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Wednesday, June 7, 2023

Archaeology in the Riviera Maya and beyond

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Carlos Rosado van der Gracht
Carlos Rosado van der Gracht
Born in Mérida, Carlos Rosado van der Gracht is a Mexican/Canadian blogger, photographer and adventure expedition leader. He holds degrees in multimedia, philosophy and translation from universities in Mexico, Canada and Norway. Sign up for the Yucatán Roundup, a free newsletter, which delivers the week's top headlines every Monday.

In Archaeology in Cancún and the Mayan Riviera, we explored several archaeological sites in the heart of Mexico’s Caribbean tourism mecca.

A lone temple in the community of Limones, Quintana Roo. Photo: Carlos Rosado van der Gracht / Yucatán Magazine 

Today we continue making our way down the Riviera Maya and further down Quintana Roo to discover yet more archaeological gems along this dazzling coast.

(Click the links for more detailed articles. For location information, check out our customized Google map.)

Archaeology in Cozumel

Cozumel is Mexico’s largest Caribbean island and one of the country’s largest cruise ports. But aside from its stunning beaches, Cozumel offers visitors the opportunity to visit San Gervasio and several other fascinating yet under-visited archaeological sites.

The Ka’na Nah pyramid at San Gervasio Cozumel resembles several other structures of the terminal Postclassic, such as those found at other nearby sites on the mainland, including El Miguelito. Photo: Carlos Rosado van der Gracht / Yucatán Magazine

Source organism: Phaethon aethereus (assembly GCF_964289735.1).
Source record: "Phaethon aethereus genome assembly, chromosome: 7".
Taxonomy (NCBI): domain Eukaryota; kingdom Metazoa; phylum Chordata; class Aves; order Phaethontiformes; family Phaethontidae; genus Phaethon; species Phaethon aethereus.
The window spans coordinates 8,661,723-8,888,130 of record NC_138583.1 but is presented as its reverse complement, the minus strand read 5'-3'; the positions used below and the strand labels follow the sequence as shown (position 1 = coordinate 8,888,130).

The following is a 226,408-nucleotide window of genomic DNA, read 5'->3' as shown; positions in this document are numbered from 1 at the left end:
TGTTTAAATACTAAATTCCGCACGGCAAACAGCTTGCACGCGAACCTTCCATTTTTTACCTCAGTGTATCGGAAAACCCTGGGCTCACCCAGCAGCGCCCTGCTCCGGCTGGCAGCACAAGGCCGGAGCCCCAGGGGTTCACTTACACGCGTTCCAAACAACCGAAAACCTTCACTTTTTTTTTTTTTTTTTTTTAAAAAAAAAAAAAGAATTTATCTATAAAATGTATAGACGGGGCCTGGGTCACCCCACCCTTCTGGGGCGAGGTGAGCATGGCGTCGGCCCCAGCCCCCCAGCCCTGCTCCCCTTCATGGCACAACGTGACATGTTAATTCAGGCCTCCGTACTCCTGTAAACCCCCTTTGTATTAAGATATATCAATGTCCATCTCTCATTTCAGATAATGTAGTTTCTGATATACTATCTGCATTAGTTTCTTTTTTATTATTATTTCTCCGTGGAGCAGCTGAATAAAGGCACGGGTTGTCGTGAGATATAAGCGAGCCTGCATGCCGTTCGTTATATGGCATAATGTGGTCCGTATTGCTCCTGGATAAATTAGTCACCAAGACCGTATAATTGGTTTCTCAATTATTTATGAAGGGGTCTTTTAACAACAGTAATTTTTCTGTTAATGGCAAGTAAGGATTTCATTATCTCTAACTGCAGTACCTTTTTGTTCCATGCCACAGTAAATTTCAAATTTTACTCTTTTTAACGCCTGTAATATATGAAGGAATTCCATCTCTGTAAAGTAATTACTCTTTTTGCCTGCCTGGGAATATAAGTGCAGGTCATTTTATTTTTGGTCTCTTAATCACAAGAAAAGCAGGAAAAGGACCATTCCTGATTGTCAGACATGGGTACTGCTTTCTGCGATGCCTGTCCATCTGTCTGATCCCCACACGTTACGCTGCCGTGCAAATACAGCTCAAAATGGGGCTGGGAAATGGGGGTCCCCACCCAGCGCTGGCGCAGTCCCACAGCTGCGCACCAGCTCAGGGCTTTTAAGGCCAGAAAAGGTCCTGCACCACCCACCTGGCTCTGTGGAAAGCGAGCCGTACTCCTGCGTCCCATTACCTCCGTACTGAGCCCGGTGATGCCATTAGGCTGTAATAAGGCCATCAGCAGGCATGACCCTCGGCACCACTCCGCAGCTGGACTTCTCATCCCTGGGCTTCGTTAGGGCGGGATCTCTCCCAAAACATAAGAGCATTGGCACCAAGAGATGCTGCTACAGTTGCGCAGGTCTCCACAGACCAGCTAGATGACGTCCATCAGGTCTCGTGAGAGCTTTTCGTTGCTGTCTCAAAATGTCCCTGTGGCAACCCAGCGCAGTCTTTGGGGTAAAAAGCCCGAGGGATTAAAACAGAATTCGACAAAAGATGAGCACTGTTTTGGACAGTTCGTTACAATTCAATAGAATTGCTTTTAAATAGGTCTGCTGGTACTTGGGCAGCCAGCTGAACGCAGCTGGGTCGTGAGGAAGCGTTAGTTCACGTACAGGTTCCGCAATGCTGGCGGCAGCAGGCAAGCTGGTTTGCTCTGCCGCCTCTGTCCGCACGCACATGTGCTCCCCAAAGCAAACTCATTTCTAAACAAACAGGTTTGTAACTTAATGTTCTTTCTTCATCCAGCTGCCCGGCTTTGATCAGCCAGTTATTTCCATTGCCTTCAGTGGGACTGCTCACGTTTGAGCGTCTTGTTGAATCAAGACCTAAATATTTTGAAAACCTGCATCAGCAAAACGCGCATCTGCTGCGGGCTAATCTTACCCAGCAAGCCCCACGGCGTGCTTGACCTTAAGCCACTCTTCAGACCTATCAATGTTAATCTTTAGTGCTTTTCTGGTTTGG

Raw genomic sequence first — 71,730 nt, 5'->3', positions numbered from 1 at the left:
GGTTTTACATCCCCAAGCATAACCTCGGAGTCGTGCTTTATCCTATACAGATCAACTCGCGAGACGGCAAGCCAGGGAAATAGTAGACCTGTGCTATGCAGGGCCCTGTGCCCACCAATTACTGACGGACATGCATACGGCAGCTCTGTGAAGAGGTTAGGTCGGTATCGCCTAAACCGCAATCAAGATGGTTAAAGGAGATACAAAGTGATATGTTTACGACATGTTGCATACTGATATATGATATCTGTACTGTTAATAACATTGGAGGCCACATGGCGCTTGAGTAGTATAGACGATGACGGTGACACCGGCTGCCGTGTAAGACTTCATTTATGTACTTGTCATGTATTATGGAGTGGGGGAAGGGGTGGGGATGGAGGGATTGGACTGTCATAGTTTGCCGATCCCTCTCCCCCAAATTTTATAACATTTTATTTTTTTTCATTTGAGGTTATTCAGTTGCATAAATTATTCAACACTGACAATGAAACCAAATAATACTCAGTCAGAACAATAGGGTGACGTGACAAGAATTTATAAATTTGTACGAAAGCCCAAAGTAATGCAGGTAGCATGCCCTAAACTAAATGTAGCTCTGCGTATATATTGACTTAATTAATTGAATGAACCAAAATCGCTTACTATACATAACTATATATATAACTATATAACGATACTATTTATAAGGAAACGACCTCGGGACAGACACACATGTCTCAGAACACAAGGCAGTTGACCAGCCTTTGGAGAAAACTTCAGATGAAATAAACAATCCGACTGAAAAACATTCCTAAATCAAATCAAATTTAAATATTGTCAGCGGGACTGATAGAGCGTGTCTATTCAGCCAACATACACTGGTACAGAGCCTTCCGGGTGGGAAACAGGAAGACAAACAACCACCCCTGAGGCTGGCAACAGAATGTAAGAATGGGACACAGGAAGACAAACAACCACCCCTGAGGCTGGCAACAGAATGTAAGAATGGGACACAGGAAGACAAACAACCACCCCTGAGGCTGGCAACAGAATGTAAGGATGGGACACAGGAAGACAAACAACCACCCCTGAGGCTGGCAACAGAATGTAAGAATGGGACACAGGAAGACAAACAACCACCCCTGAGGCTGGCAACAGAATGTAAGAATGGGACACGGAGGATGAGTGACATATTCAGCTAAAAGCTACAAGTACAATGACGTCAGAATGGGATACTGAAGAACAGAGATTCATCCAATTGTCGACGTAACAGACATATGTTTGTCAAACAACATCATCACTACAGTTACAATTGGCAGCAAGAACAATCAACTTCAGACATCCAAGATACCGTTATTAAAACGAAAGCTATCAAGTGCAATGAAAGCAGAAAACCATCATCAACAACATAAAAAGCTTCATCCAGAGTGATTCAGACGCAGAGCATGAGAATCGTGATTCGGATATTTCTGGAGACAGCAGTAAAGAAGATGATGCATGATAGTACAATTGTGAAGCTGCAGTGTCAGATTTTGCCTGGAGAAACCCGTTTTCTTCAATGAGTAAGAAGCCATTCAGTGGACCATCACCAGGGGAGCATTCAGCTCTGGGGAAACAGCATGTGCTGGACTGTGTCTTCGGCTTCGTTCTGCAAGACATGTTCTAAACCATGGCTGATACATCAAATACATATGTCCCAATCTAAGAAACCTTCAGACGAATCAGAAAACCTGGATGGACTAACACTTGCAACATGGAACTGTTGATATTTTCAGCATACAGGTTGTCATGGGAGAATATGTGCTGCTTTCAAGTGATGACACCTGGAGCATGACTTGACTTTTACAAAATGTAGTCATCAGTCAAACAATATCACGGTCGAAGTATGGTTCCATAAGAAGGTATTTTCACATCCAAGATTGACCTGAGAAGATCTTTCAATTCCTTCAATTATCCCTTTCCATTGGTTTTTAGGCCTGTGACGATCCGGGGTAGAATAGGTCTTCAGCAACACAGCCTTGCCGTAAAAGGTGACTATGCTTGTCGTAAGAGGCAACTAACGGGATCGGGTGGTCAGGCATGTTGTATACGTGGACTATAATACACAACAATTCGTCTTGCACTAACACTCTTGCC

The best way to explore archaeological sites in Cozumel is to rent a car or scooter because taxis on the island are surprisingly expensive. 

Historically, Prehispanic structures such as the temple found at El Cedral would have been demolished to build churches or chapels, but at El Cedral, this was not the case. Photo: Carlos Rosado van der Gracht / Yucatán Magazine


A view of the Tulum archaeological site with the Temple of the Frescoes in the foreground and the Castillo in the background. Photo: Carlos Rosado van der Gracht / Yucatán Magazine

Well, this is a fairly obvious one, but the importance of Tulum to the Postclassic Maya world simply can’t be denied. 

Representations of the Descending God have been found at several sites in Quintana Roo but are most prominent in Tulum. Photo: Carlos Rosado van der Gracht / Yucatán Magazine

The Tulum archaeological site lies on the outskirts of the tourist resort town of the same name on the Caribbean coast of Quintana Roo. In Yucatec-Mayan, the word Tulum means wall, but in antiquity, the city was known as Záma, meaning sunrise — making reference to its orientation facing the east.

The beaches just off Tulum’s cliff, topped with ancient temples, are a truly amazing sight to behold. Photo: Carlos Rosado van der Gracht / Yucatán Magazine


Xcaret is a Mayan archaeological site located on the Caribbean coast within the privately owned theme park of the same name. In the Yucatec-Mayan language, Xcaret means “small inlet.” But in antiquity, the name of the port city was P’ole’, which was derived from the root p’ol, which means “merchandise” or “deal of merchants.”

Xcaret’s pyramid is open to people wishing to climb it and is a popular location for photos. Photo: Carlos Rosado van der Gracht / Yucatán Magazine

Now, for the elephant in the room. Getting into Xcaret is expensive, with the cheapest entrance option ringing over US$110. Although the archaeological site is officially owned by the Mexican government and administered by INAH, it is not possible to bypass the fee levied by Grupo Xcaret.

The remains of what was likely a residential complex in Xcaret. Note the surviving decorative elements near the top of the structure on the left side. Photo: Carlos Rosado van der Gracht / Yucatán Magazine


The ruins of Chac-hal-al are located in the resort community of Puerto Aventuras, in the middle of an area full of luxury homes, marinas, and apartments. Though only the structure is clearly visible, it is possible to make out the remains of ancient collapsed buildings and carved stelae.